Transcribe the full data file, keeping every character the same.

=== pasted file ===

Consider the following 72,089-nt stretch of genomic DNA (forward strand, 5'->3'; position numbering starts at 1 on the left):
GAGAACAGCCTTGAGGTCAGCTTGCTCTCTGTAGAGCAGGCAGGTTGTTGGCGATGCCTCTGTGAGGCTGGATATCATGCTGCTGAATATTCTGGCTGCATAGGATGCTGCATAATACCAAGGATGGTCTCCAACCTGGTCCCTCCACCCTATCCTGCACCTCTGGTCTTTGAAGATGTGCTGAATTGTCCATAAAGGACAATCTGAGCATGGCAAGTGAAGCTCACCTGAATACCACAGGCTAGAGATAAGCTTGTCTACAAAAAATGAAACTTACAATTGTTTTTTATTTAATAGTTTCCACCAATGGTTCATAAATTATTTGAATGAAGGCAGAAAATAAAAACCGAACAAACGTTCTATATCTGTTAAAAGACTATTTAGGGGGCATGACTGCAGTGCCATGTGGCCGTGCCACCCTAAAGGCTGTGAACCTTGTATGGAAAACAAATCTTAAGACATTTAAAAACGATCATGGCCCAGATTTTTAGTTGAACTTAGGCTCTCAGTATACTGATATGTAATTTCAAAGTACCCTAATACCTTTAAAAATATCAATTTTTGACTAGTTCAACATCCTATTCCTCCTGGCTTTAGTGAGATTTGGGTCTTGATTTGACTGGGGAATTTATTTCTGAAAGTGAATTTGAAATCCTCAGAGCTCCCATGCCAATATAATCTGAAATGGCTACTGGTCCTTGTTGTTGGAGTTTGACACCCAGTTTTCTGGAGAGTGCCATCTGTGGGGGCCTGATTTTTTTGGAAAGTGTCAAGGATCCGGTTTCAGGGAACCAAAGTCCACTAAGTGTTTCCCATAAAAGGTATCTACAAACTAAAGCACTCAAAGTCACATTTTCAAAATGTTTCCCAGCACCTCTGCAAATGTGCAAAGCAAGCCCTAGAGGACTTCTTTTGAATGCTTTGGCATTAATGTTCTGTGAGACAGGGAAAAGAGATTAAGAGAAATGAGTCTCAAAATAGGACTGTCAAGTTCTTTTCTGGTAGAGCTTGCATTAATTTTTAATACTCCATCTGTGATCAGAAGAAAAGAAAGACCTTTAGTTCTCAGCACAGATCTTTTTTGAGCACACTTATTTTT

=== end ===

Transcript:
Consider the following 72,089-nt stretch of genomic DNA (forward strand, 5'->3'; position numbering starts at 1 on the left):
GAGAACAGCCTTGAGGTCAGCTTGCTCTCTGTAGAGCAGGCAGGTTGTTGGCGATGCCTCTGTGAGGCTGGATATCATGCTGCTGAATATTCTGGCTGCATAGGATGCTGCATAATACCAAGGATGGTCTCCAACCTGGTCCCTCCACCCTATCCTGCACCTCTGGTCTTTGAAGATGTGCTGAATTGTCCATAAAGGACAATCTGAGCATGGCAAGTGAAGCTCACCTGAATACCACAGGCTAGAGATAAGCTTGTCTACAAAAAATGAAACTTACAATTGTTTTTTATTTAATAGTTTCCACCAATGGTTCATAAATTATTTGAATGAAGGCAGAAAATAAAAACCGAACAAACGTTCTATATCTGTTAAAAGACTATTTAGGGGGCATGACTGCAGTGCCATGTGGCCGTGCCACCCTAAAGGCTGTGAACCTTGTATGGAAAACAAATCTTAAGACATTTAAAAACGATCATGGCCCAGATTTTTAGTTGAACTTAGGCTCTCAGTATACTGATATGTAATTTCAAAGTACCCTAATACCTTTAAAAATATCAATTTTTGACTAGTTCAACATCCTATTCCTCCTGGCTTTAGTGAGATTTGGGTCTTGATTTGACTGGGGAATTTATTTCTGAAAGTGAATTTGAAATCCTCAGAGCTCCCATGCCAATATAATCTGAAATGGCTACTGGTCCTTGTTGTTGGAGTTTGACACCCAGTTTTCTGGAGAGTGCCATCTGTGGGGGCCTGATTTTTTTGGAAAGTGTCAAGGATCCGGTTTCAGGGAACCAAAGTCCACTAAGTGTTTCCCATAAAAGGTATCTACAAACTAAAGCACTCAAAGTCACATTTTCAAAATGTTTCCCAGCACCTCTGCAAATGTGCAAAGCAAGCCCTAGAGGACTTCTTTTGAATGCTTTGGCATTAATGTTCTGTGAGACAGGGAAAAGAGATTAAGAGAAATGAGTCTCAAAATAGGACTGTCAAGTTCTTTTCTGGTAGAGCTTGCATTAATTTTTAATACTCCATCTGTGATCAGAAGAAAAGAAAGACCTTTAGTTCTCAGCACAGATCTTTTTTGAGCACACTTATTTTT